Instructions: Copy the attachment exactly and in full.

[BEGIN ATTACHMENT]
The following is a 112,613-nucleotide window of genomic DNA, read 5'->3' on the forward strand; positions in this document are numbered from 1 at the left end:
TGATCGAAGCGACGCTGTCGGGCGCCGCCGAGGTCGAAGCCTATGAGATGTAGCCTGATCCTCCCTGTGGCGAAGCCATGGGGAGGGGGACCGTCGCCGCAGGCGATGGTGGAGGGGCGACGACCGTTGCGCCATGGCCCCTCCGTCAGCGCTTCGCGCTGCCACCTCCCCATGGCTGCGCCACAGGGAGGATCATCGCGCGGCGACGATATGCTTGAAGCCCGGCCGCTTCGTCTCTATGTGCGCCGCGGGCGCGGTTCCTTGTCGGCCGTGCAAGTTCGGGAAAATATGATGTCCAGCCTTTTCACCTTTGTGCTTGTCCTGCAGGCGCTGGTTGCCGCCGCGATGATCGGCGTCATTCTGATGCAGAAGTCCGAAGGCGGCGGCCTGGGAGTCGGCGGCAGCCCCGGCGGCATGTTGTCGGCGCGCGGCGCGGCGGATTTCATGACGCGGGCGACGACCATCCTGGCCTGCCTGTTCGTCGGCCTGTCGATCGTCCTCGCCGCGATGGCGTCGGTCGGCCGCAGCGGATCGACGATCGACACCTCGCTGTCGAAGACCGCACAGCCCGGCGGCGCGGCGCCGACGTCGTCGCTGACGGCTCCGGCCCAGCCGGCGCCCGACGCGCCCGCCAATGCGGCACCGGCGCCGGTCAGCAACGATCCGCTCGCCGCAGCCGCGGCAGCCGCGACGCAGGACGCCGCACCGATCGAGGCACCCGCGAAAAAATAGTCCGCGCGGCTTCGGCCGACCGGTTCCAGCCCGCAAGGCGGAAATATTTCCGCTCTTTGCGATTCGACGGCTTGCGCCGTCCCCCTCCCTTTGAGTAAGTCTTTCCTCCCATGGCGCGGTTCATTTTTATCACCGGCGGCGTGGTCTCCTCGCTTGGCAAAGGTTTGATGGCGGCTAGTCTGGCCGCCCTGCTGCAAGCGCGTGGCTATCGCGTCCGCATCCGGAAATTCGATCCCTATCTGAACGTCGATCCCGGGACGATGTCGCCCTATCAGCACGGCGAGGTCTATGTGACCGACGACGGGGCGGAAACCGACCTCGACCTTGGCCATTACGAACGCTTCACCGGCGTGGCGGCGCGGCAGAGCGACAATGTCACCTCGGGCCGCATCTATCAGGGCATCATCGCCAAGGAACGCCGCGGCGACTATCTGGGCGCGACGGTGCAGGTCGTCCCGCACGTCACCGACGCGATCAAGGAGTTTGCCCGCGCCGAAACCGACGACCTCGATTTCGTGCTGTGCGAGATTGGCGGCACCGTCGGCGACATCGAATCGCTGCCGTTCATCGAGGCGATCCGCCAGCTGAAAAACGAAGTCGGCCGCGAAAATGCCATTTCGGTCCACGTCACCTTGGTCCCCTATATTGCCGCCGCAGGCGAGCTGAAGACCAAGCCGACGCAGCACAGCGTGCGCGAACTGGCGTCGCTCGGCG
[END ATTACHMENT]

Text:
The following is a 112,613-nucleotide window of genomic DNA, read 5'->3' on the forward strand; positions in this document are numbered from 1 at the left end:
TGATCGAAGCGACGCTGTCGGGCGCCGCCGAGGTCGAAGCCTATGAGATGTAGCCTGATCCTCCCTGTGGCGAAGCCATGGGGAGGGGGACCGTCGCCGCAGGCGATGGTGGAGGGGCGACGACCGTTGCGCCATGGCCCCTCCGTCAGCGCTTCGCGCTGCCACCTCCCCATGGCTGCGCCACAGGGAGGATCATCGCGCGGCGACGATATGCTTGAAGCCCGGCCGCTTCGTCTCTATGTGCGCCGCGGGCGCGGTTCCTTGTCGGCCGTGCAAGTTCGGGAAAATATGATGTCCAGCCTTTTCACCTTTGTGCTTGTCCTGCAGGCGCTGGTTGCCGCCGCGATGATCGGCGTCATTCTGATGCAGAAGTCCGAAGGCGGCGGCCTGGGAGTCGGCGGCAGCCCCGGCGGCATGTTGTCGGCGCGCGGCGCGGCGGATTTCATGACGCGGGCGACGACCATCCTGGCCTGCCTGTTCGTCGGCCTGTCGATCGTCCTCGCCGCGATGGCGTCGGTCGGCCGCAGCGGATCGACGATCGACACCTCGCTGTCGAAGACCGCACAGCCCGGCGGCGCGGCGCCGACGTCGTCGCTGACGGCTCCGGCCCAGCCGGCGCCCGACGCGCCCGCCAATGCGGCACCGGCGCCGGTCAGCAACGATCCGCTCGCCGCAGCCGCGGCAGCCGCGACGCAGGACGCCGCACCGATCGAGGCACCCGCGAAAAAATAGTCCGCGCGGCTTCGGCCGACCGGTTCCAGCCCGCAAGGCGGAAATATTTCCGCTCTTTGCGATTCGACGGCTTGCGCCGTCCCCCTCCCTTTGAGTAAGTCTTTCCTCCCATGGCGCGGTTCATTTTTATCACCGGCGGCGTGGTCTCCTCGCTTGGCAAAGGTTTGATGGCGGCTAGTCTGGCCGCCCTGCTGCAAGCGCGTGGCTATCGCGTCCGCATCCGGAAATTCGATCCCTATCTGAACGTCGATCCCGGGACGATGTCGCCCTATCAGCACGGCGAGGTCTATGTGACCGACGACGGGGCGGAAACCGACCTCGACCTTGGCCATTACGAACGCTTCACCGGCGTGGCGGCGCGGCAGAGCGACAATGTCACCTCGGGCCGCATCTATCAGGGCATCATCGCCAAGGAACGCCGCGGCGACTATCTGGGCGCGACGGTGCAGGTCGTCCCGCACGTCACCGACGCGATCAAGGAGTTTGCCCGCGCCGAAACCGACGACCTCGATTTCGTGCTGTGCGAGATTGGCGGCACCGTCGGCGACATCGAATCGCTGCCGTTCATCGAGGCGATCCGCCAGCTGAAAAACGAAGTCGGCCGCGAAAATGCCATTTCGGTCCACGTCACCTTGGTCCCCTATATTGCCGCCGCAGGCGAGCTGAAGACCAAGCCGACGCAGCACAGCGTGCGCGAACTGGCGTCGCTCGGCG